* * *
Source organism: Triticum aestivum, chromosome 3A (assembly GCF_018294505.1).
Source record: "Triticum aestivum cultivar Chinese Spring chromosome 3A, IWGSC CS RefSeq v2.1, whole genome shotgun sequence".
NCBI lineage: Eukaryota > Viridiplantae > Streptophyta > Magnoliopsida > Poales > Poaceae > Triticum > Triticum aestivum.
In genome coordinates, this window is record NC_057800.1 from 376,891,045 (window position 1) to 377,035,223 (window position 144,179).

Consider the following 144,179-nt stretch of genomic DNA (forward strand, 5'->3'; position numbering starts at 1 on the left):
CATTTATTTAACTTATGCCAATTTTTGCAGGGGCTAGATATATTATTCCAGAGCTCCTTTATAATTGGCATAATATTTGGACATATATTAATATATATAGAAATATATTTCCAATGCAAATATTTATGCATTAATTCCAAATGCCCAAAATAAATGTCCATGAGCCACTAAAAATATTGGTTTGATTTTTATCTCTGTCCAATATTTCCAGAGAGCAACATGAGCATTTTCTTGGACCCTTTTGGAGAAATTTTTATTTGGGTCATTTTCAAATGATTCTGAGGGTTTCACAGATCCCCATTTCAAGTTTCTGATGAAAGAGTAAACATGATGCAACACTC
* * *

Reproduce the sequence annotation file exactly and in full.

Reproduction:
Source organism: Triticum aestivum, chromosome 3A (assembly GCF_018294505.1).
Source record: "Triticum aestivum cultivar Chinese Spring chromosome 3A, IWGSC CS RefSeq v2.1, whole genome shotgun sequence".
NCBI lineage: Eukaryota > Viridiplantae > Streptophyta > Magnoliopsida > Poales > Poaceae > Triticum > Triticum aestivum.
In genome coordinates, this window is record NC_057800.1 from 376,891,045 (window position 1) to 377,035,223 (window position 144,179).

Consider the following 144,179-nt stretch of genomic DNA (forward strand, 5'->3'; position numbering starts at 1 on the left):
CATTTATTTAACTTATGCCAATTTTTGCAGGGGCTAGATATATTATTCCAGAGCTCCTTTATAATTGGCATAATATTTGGACATATATTAATATATATAGAAATATATTTCCAATGCAAATATTTATGCATTAATTCCAAATGCCCAAAATAAATGTCCATGAGCCACTAAAAATATTGGTTTGATTTTTATCTCTGTCCAATATTTCCAGAGAGCAACATGAGCATTTTCTTGGACCCTTTTGGAGAAATTTTTATTTGGGTCATTTTCAAATGATTCTGAGGGTTTCACAGATCCCCATTTCAAGTTTCTGATGAAAGAGTAAACATGATGCAACACTC